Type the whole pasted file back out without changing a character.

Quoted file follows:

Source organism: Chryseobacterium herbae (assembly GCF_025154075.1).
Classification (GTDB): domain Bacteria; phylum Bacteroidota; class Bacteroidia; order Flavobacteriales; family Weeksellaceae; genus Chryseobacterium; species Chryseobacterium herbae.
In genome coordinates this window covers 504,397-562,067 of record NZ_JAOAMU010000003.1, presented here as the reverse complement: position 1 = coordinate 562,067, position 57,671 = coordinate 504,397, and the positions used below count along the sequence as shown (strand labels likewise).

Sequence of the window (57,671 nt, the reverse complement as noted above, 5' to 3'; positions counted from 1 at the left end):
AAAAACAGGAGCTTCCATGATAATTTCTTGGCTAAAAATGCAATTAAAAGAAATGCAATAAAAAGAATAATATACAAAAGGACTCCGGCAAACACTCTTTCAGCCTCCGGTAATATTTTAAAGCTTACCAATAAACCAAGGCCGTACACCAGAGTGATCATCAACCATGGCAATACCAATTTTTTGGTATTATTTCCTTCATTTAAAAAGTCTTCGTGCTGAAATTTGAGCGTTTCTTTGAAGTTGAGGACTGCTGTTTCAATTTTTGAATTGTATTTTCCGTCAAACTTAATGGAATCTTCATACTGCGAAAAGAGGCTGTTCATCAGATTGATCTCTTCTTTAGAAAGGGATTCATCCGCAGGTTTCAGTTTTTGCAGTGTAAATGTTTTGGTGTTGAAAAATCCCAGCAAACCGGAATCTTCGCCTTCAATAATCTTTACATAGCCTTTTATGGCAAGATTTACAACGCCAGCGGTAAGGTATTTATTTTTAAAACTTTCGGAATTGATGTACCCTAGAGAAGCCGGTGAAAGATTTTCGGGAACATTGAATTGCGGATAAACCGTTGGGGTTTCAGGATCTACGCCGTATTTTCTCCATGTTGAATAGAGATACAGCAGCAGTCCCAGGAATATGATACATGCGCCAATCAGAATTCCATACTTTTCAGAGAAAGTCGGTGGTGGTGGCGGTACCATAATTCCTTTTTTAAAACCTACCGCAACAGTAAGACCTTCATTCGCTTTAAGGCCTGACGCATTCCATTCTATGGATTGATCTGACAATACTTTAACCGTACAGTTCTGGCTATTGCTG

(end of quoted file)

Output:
Source organism: Chryseobacterium herbae (assembly GCF_025154075.1).
Classification (GTDB): domain Bacteria; phylum Bacteroidota; class Bacteroidia; order Flavobacteriales; family Weeksellaceae; genus Chryseobacterium; species Chryseobacterium herbae.
In genome coordinates this window covers 504,397-562,067 of record NZ_JAOAMU010000003.1, presented here as the reverse complement: position 1 = coordinate 562,067, position 57,671 = coordinate 504,397, and the positions used below count along the sequence as shown (strand labels likewise).

Sequence of the window (57,671 nt, the reverse complement as noted above, 5' to 3'; positions counted from 1 at the left end):
AAAAACAGGAGCTTCCATGATAATTTCTTGGCTAAAAATGCAATTAAAAGAAATGCAATAAAAAGAATAATATACAAAAGGACTCCGGCAAACACTCTTTCAGCCTCCGGTAATATTTTAAAGCTTACCAATAAACCAAGGCCGTACACCAGAGTGATCATCAACCATGGCAATACCAATTTTTTGGTATTATTTCCTTCATTTAAAAAGTCTTCGTGCTGAAATTTGAGCGTTTCTTTGAAGTTGAGGACTGCTGTTTCAATTTTTGAATTGTATTTTCCGTCAAACTTAATGGAATCTTCATACTGCGAAAAGAGGCTGTTCATCAGATTGATCTCTTCTTTAGAAAGGGATTCATCCGCAGGTTTCAGTTTTTGCAGTGTAAATGTTTTGGTGTTGAAAAATCCCAGCAAACCGGAATCTTCGCCTTCAATAATCTTTACATAGCCTTTTATGGCAAGATTTACAACGCCAGCGGTAAGGTATTTATTTTTAAAACTTTCGGAATTGATGTACCCTAGAGAAGCCGGTGAAAGATTTTCGGGAACATTGAATTGCGGATAAACCGTTGGGGTTTCAGGATCTACGCCGTATTTTCTCCATGTTGAATAGAGATACAGCAGCAGTCCCAGGAATATGATACATGCGCCAATCAGAATTCCATACTTTTCAGAGAAAGTCGGTGGTGGTGGCGGTACCATAATTCCTTTTTTAAAACCTACCGCAACAGTAAGACCTTCATTCGCTTTAAGGCCTGACGCATTCCATTCTATGGATTGATCTGACAATACTTTAACCGTACAGTTCTGGCTATTGCTG